There’s another point I want to make about the moral worth of pain itself. How could it be of that much importance when nonhuman animals themselves seem to be indifferent to it compared to the typical human response to pain? I read in Euan MacPhail’s The Evolution of Consciousness that there have been field reports of chimps getting into fights with other males, having their testicles bitten off, and immediately afterwards being capable of having sex with a female. I doubt there is any human who is horny enough to ignore the pain of having their genitals mutilated just to have sex. On the basis of this observation, we can infer that chimp pain perception is different from the awareness of pain that humans possess. And since chimps are seen by people like Singer as being the most worthy of our ethical consideration, what does this say about the pain capacities of animals even lower down the totum pole than chimps? Nonhuman animals don’t seem to “care” about their pain to the same extent that humans do. Caring about pain as opposed to pain itself goes by another name: suffering i.e meta-consciousness of pain. While it is plausible that some nonhuman animals have the capacity for a kind of protosuffering, it seems clear to me that human suffering is of a level of sophistication far beyond that of any nonhuman animal. Now, I don’t have a clear argument for why human suffering is more morally valuable than the mere pain of nonhuman animals, but it is at least a nonarbitrary cutting off point and one that has a kind of intuitive support.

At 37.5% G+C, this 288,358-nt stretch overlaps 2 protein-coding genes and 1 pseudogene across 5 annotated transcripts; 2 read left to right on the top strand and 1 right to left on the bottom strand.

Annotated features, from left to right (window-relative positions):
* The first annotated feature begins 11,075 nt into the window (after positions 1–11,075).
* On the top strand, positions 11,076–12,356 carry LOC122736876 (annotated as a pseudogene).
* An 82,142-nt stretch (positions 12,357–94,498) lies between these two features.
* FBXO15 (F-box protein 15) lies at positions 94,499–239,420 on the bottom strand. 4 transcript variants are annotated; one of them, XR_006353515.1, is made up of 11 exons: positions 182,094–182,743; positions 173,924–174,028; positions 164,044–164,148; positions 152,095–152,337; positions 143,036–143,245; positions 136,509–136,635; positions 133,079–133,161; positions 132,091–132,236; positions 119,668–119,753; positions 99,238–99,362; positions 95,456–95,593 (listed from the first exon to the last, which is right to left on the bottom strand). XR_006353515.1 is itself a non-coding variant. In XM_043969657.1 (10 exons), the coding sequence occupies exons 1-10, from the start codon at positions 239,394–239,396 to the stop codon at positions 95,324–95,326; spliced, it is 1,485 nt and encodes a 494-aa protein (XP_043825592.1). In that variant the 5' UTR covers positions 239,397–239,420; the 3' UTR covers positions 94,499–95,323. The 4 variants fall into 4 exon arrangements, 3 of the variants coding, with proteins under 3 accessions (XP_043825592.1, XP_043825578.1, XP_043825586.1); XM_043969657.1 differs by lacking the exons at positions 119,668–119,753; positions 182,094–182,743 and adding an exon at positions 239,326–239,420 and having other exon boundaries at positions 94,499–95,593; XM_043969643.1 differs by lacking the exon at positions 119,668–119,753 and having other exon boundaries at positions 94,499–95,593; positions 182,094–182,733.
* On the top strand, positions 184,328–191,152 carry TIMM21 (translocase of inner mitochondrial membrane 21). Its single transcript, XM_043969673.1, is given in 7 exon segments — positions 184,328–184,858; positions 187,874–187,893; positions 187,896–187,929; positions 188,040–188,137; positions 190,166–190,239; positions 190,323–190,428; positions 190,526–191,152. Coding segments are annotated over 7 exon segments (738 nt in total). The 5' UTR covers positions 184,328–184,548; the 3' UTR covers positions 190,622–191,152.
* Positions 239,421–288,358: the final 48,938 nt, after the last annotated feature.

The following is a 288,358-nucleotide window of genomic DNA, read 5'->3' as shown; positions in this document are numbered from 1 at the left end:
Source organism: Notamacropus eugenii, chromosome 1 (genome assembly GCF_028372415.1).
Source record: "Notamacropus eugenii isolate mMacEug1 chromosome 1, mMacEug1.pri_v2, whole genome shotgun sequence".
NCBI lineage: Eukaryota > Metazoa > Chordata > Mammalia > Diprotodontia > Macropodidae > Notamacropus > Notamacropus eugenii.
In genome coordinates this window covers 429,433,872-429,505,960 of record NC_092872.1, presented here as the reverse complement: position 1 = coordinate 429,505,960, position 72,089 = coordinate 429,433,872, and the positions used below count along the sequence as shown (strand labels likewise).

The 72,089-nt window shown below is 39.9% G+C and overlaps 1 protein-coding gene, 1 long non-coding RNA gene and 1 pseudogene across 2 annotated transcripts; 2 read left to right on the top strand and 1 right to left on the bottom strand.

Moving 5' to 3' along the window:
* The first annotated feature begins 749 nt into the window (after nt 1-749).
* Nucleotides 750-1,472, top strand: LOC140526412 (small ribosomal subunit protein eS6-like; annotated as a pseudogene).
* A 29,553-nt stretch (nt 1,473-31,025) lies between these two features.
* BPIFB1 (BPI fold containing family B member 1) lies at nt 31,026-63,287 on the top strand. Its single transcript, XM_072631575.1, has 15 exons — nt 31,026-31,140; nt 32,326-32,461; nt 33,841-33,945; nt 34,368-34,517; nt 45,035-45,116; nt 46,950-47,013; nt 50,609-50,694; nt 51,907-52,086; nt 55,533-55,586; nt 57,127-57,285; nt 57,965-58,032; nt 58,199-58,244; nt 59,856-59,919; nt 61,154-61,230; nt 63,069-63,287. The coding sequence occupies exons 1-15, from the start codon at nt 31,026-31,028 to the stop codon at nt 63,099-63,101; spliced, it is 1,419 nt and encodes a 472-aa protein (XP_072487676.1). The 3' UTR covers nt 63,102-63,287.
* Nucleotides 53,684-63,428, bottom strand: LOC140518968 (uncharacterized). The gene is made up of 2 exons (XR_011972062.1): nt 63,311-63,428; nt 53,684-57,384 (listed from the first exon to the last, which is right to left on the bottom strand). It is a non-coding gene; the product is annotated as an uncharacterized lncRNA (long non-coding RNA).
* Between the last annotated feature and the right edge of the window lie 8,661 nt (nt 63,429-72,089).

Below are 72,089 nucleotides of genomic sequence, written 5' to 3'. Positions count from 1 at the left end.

However, I don’t think the moral worth of human suffering over nonhuman pain is enough to justify the claim that nonhuman pain has no moral worth at all. As a matter of fact, I agree with Singer that the pain of nonhuman sentient beings does have some moral worth, and that we are obligated, ultimately, to reduce that pain. For this reason, if I was presented in a supermarket with the choice of eating real beef or artificial beef grown in a lab, I would choose the artificial beef. So the only reason I am not a non-meateater is because the right technology has not been invented yet. As soon as that technology becomes available (and they are working on it), I will gladly give up my practice of eating meat. But since I believe that eating meat is a very healthy way to get protein and animal fats into my diet, I do not think the current pains of nonhuman animals is enough to overcome the selfishness involved in maintaining my own health, for I value my own life over those of nonhuman animals. Again, this is not because I don’t place any value in nonhuman life. In my ideal world, not a single sentient entity would ever feel unnecessary pain. I feel predation to be evil, but I nevertheless eat animals for health reasons. If I sincerely thought vegetarianism was healthier than an omnivorous diet, I would be a vegetarian (which would be nice because it would line up with my beliefs in the evils of predation). But since I am a speciesist and value human life more than nonhuman life, I think it is permissible for me to continue my practice until the technology of artificial meat becomes widely available. I’m aware of the possibility that this reasoning could be nothing more than a post-hoc rationalization of my comfortable habits of meat eating. But I do think that there is a nonarbitrary argument to be made for speciesism that makes the exclusion of nonhuman animals from the moral sphere far less arbitrary than the exclusion of subclasses of humans. Contra Singer, I don’t think speciesism is equal to racism or sexism.